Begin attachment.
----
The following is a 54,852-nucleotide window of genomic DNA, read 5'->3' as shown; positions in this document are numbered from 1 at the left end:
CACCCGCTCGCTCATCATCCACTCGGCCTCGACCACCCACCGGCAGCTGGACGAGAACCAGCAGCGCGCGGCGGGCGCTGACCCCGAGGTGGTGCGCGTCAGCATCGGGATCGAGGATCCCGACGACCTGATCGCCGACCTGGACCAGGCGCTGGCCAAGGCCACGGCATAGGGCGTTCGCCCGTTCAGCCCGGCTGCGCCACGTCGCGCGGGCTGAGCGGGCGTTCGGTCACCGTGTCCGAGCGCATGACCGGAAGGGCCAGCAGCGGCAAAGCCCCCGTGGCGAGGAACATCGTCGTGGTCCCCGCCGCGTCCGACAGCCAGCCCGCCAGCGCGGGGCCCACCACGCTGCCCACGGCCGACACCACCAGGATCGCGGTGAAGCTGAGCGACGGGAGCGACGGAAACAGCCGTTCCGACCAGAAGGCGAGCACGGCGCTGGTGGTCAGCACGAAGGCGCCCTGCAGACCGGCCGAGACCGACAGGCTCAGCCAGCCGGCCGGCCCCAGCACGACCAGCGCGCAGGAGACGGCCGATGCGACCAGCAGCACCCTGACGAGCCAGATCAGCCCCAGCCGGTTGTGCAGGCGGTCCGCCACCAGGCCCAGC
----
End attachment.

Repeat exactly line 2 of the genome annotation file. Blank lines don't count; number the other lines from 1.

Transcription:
CACCCGCTCGCTCATCATCCACTCGGCCTCGACCACCCACCGGCAGCTGGACGAGAACCAGCAGCGCGCGGCGGGCGCTGACCCCGAGGTGGTGCGCGTCAGCATCGGGATCGAGGATCCCGACGACCTGATCGCCGACCTGGACCAGGCGCTGGCCAAGGCCACGGCATAGGGCGTTCGCCCGTTCAGCCCGGCTGCGCCACGTCGCGCGGGCTGAGCGGGCGTTCGGTCACCGTGTCCGAGCGCATGACCGGAAGGGCCAGCAGCGGCAAAGCCCCCGTGGCGAGGAACATCGTCGTGGTCCCCGCCGCGTCCGACAGCCAGCCCGCCAGCGCGGGGCCCACCACGCTGCCCACGGCCGACACCACCAGGATCGCGGTGAAGCTGAGCGACGGGAGCGACGGAAACAGCCGTTCCGACCAGAAGGCGAGCACGGCGCTGGTGGTCAGCACGAAGGCGCCCTGCAGACCGGCCGAGACCGACAGGCTCAGCCAGCCGGCCGGCCCCAGCACGACCAGCGCGCAGGAGACGGCCGATGCGACCAGCAGCACCCTGACGAGCCAGATCAGCCCCAGCCGGTTGTGCAGGCGGTCCGCCACCAGGCCCAGC